Galesburg Register-Mail from Galesburg, Illinois on May 2, 1973 · Page 1
Get access to this page with a Free Trial
Click to view larger version

Galesburg Register-Mail from Galesburg, Illinois · Page 1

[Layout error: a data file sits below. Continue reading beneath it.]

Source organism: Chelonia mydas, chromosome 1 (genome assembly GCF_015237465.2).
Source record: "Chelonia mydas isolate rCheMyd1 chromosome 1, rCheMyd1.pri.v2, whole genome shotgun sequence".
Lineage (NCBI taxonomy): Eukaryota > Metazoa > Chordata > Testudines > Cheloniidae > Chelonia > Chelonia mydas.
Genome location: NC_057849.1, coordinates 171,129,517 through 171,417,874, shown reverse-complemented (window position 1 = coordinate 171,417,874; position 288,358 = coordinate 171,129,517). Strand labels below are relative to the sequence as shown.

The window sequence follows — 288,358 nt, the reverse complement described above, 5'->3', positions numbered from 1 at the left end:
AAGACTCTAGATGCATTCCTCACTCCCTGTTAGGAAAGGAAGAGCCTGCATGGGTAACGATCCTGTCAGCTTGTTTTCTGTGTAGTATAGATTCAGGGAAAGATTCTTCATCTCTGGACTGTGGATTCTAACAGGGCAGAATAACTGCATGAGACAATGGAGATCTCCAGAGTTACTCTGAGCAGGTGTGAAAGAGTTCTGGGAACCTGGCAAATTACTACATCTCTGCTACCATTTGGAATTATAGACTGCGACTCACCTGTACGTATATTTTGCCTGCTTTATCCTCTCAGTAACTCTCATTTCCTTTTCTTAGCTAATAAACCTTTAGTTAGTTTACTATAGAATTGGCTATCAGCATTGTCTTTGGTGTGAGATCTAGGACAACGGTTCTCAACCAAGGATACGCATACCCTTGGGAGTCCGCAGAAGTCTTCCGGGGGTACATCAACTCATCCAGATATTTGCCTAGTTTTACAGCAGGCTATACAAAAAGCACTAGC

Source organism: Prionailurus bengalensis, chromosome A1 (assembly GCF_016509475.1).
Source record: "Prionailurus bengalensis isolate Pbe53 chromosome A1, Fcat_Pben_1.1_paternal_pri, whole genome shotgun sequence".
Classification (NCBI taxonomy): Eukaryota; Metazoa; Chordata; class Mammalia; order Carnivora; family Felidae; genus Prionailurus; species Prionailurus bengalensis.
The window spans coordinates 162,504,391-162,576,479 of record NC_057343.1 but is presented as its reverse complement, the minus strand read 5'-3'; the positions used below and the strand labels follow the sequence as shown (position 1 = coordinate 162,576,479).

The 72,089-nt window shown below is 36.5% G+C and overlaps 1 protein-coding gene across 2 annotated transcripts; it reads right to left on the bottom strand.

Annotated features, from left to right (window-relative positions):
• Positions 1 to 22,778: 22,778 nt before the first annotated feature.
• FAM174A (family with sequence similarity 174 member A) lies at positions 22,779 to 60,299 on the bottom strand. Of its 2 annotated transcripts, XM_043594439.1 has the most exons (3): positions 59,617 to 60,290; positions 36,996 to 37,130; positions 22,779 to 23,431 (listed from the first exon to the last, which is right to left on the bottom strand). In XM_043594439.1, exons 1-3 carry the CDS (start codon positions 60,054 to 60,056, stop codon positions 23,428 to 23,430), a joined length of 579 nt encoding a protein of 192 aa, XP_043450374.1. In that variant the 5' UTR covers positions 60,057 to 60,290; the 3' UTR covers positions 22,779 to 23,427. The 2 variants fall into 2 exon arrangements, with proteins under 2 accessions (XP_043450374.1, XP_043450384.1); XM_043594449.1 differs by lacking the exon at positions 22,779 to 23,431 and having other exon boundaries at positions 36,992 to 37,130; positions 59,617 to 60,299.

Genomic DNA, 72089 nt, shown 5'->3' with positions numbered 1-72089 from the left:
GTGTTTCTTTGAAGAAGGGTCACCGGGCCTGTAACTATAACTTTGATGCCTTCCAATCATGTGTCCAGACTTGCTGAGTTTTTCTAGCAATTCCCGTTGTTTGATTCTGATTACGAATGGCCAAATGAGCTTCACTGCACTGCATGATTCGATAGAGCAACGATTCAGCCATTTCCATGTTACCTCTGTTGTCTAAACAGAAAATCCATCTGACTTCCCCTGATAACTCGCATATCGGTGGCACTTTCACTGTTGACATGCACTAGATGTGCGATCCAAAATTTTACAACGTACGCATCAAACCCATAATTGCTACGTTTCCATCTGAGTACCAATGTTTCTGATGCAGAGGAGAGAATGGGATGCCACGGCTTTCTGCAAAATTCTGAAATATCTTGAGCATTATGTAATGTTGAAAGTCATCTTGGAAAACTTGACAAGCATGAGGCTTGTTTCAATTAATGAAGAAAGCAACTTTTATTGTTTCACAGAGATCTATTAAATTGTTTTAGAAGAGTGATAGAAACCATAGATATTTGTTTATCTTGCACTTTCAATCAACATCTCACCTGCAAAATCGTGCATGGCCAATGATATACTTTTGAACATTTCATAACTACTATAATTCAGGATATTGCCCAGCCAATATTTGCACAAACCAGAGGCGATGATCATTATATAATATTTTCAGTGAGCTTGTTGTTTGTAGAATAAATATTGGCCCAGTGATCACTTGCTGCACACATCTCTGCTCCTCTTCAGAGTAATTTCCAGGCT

Publication:
Location:
Galesburg, Illinois
Issue Date:
Wednesday, May 2, 1973
Page:
Page 1
Cancel
Start Free Trial

Page 1 article text (OCR)